Why are developers delisting their firms?

Heftier and heftier percentage premiums being offered to go private

Published on Dec 13, 2012

By Goh Eng Yeow, Senior correspondent

IN AUGUST 2010, MCL Land was taken private with an offer price which was 26 per cent higher than the closing price before the takeover bid was announced.

Then, in the middle of last year, a company linked to Malaysian sugar king Robert Kuok bought out the minority shareholders of his Singapore-listed property vehicle Allgreen Properties at a 39 per cent premium to its then traded price.

Now, Mr Simon Cheong, the chairman of upmarket property developer SC Global, is offering $1.80 apiece to take the rest of his company private. It works out to a whopping 49.4 per cent premium to the pre-takeover offer price.

Of course, the usual old chestnut is trotted each time a privatisation offer is being made: save on listing costs, give small investors an attractive exit because the stock is thinly traded, and relieve the company of the onerous disclosure requirements imposed by the Singapore Exchange (SGX).

But such arguments are wearing thin as a big question gnaws at investors: Is there something more than meets the eye to explain why property developers are willing to offer heftier and heftier premiums in percentage terms to take their companies private?

In the case of MCL Land and Allgreen Properties, investors had reacted with glee to both companies' privatisation and voted resoundingly to accept their respective offers. With SC Global, however, some investors seem to have adopted a wait-and-see attitude.

Even analysts who have been bearish on SC Global's prospects have advised caution. Before the takeover offer was launched last week, six analysts have an average 12-month target of about $1.20 for the counter - a full 60 cents lower than the $1.80 offer made by Mr Cheong.

Since then, some of them have begun to sing a different tune, noting that the offer price is well below SC Global's revalued net asset value of between $2.87 and $4.

Some stock pundits would argue that it may pay off for investors to be patient. There may be hidden value in many property counters waiting to be unlocked. Just look at beverage giant Fraser & Neave, they say.

Early this year, no analyst worth his salt would have stuck his neck out to say that F&N stock was worth $8. But the dynamics changed dramatically with Thai billionaire Charoen Sirivadhanabhakdi's purchase of a sizeable stake in the beverage giant in July.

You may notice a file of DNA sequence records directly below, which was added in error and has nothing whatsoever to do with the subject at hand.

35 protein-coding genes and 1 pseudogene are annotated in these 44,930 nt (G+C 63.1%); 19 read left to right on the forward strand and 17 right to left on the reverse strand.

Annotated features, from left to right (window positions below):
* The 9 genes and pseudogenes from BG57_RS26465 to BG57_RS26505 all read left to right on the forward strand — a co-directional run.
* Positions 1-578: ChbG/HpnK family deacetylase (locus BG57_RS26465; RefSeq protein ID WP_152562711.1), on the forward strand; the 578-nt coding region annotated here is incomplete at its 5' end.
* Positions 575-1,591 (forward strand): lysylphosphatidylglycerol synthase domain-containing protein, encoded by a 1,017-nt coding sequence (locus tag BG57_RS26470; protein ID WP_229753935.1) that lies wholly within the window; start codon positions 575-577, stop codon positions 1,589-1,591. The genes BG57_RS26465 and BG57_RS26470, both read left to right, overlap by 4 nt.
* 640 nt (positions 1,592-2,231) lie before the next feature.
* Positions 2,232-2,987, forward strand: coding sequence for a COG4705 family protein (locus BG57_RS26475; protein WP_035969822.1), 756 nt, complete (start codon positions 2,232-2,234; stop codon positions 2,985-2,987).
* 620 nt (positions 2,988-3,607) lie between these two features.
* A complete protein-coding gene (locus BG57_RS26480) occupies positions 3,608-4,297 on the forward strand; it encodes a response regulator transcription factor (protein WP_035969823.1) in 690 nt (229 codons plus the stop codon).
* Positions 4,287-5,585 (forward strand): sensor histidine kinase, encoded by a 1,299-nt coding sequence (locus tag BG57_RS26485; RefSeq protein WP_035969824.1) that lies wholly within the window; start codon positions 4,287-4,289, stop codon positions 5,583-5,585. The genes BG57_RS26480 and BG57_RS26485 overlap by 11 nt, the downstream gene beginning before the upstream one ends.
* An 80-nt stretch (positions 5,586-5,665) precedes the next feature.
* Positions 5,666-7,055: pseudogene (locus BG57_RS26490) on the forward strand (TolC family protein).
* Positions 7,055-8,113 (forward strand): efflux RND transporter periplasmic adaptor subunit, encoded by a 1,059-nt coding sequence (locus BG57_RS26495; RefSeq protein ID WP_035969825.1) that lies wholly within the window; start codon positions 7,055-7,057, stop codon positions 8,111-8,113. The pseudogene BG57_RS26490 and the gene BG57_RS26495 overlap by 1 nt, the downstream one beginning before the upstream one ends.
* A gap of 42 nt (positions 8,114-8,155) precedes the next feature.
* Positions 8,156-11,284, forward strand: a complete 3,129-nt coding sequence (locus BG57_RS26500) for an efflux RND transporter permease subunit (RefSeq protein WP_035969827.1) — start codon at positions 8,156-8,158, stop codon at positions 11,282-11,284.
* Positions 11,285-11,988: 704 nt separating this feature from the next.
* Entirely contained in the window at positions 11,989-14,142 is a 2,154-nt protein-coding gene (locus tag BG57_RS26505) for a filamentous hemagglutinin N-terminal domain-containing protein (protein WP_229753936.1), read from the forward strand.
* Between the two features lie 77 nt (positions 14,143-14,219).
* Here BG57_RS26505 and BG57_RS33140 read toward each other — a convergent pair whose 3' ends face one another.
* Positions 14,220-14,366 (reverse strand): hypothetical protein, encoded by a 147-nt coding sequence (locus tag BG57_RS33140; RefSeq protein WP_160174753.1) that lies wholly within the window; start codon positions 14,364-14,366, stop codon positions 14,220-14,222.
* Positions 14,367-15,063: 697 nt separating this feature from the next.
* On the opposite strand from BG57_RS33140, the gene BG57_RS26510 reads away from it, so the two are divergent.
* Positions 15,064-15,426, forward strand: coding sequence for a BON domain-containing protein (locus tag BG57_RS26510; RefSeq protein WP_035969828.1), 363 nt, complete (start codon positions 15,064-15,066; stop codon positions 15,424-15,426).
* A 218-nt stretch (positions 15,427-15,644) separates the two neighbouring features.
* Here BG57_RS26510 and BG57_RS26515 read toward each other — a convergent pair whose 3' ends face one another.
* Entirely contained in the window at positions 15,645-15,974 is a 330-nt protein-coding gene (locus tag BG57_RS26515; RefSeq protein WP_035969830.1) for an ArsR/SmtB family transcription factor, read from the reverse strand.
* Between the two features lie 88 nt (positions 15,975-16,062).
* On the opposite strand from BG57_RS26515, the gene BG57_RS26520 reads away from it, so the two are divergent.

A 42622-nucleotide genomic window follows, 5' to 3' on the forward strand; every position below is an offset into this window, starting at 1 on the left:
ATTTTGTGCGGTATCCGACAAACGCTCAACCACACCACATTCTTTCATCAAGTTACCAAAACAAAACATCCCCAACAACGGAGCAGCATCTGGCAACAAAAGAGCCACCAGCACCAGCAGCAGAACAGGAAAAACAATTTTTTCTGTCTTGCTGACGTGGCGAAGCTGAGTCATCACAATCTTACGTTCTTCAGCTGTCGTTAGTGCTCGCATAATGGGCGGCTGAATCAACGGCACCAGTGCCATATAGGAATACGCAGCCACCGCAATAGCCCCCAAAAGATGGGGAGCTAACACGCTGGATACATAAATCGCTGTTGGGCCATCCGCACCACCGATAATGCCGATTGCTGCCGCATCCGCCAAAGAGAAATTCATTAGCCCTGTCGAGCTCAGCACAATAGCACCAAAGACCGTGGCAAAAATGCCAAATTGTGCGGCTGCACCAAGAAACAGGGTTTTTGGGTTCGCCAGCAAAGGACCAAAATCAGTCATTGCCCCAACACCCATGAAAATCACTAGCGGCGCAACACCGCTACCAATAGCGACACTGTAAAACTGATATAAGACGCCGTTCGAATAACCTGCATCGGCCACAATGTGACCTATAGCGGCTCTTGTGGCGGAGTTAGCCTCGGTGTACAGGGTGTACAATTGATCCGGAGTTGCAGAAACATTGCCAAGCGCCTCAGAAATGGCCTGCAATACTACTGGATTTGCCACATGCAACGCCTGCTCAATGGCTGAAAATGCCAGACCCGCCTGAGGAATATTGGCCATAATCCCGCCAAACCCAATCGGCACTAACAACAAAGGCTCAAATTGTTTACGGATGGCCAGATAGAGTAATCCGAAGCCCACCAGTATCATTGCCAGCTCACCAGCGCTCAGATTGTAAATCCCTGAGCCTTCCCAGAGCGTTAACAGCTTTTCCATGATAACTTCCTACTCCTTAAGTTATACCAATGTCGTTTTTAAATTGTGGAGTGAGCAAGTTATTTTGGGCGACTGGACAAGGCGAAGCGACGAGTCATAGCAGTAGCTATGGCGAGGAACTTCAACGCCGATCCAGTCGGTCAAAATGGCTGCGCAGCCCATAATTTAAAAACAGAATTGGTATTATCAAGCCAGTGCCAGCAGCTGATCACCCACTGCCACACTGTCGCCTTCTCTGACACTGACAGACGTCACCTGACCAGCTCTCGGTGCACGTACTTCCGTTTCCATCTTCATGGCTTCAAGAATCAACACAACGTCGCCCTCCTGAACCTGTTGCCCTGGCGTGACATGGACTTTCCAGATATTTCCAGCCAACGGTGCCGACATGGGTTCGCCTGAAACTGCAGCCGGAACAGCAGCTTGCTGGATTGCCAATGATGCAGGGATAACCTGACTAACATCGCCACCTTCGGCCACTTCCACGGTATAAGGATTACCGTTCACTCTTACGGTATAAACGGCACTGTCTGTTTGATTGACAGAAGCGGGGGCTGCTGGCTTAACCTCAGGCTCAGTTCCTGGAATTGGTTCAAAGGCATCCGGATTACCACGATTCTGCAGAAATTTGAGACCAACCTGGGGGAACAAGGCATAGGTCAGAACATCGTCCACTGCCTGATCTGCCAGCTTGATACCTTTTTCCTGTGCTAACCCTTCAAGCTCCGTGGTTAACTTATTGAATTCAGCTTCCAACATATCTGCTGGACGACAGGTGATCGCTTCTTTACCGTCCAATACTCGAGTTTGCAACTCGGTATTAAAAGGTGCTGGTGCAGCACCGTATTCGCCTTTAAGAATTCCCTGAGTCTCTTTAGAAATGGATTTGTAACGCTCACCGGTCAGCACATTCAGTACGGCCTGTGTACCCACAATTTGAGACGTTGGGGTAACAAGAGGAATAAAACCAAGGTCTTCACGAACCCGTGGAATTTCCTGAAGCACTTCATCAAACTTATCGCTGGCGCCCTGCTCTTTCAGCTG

This set off a chain reaction which included a successful bid by Heineken to swallow up Asia Pacific Breweries, the famed Tiger Beer maker jointly owned by the two companies, an offer by Mr Charoen to buy up the rest of F&N at $8.88 apiece, followed by a counter-offer at $9.08 apiece by an Overseas Union Enterprise (OUE)-led consortium.

All this prompted Nomura strategist Lim Jit Soon to suggest in a note that the F&N takeover offer may have to be raised to $9.88 in order to succeed.

But some will argue that while F&N is attracting a premium because of a possible bidding war between Mr Charoen and OUE, the privatisation effort for SC Global is unlikely to generate a similar buzz as Mr Cheong already owns 60.14 per cent of the company.

For minority shareholders holding out for a better offer, there is the daunting prospect of retaining shares in a private company if the free float falls below 10 per cent and, under SGX rules, causes the company to be delisted.

Currently, Mr Cheong is less than 12 per cent short of delisting the company. This is because the 16 per cent stake held by Wheelock Properties and 2 per cent owned by SC Global's executive director David Tsang are not considered part of the free float.

What should minority shareholders do?

If they take a view that the sluggish upmarket condo market may enjoy a dramatic turnaround next year and enable SC Global to get rid of its excess inventory of posh condos in projects such as The Marq on Paterson Hill and Hilltops in Cairnhill Circle, they may want to hang on to the shares.

But they may find themselves like the minority shareholders of now delisted retailer C.K. Tang who have spurned four attempts by major shareholders Tang Wee Sung and Tang Wee Kit to buy them out.

Nine years after the first attempt, they are still holding out for a better offer. It is turning out to be an extremely long wait.

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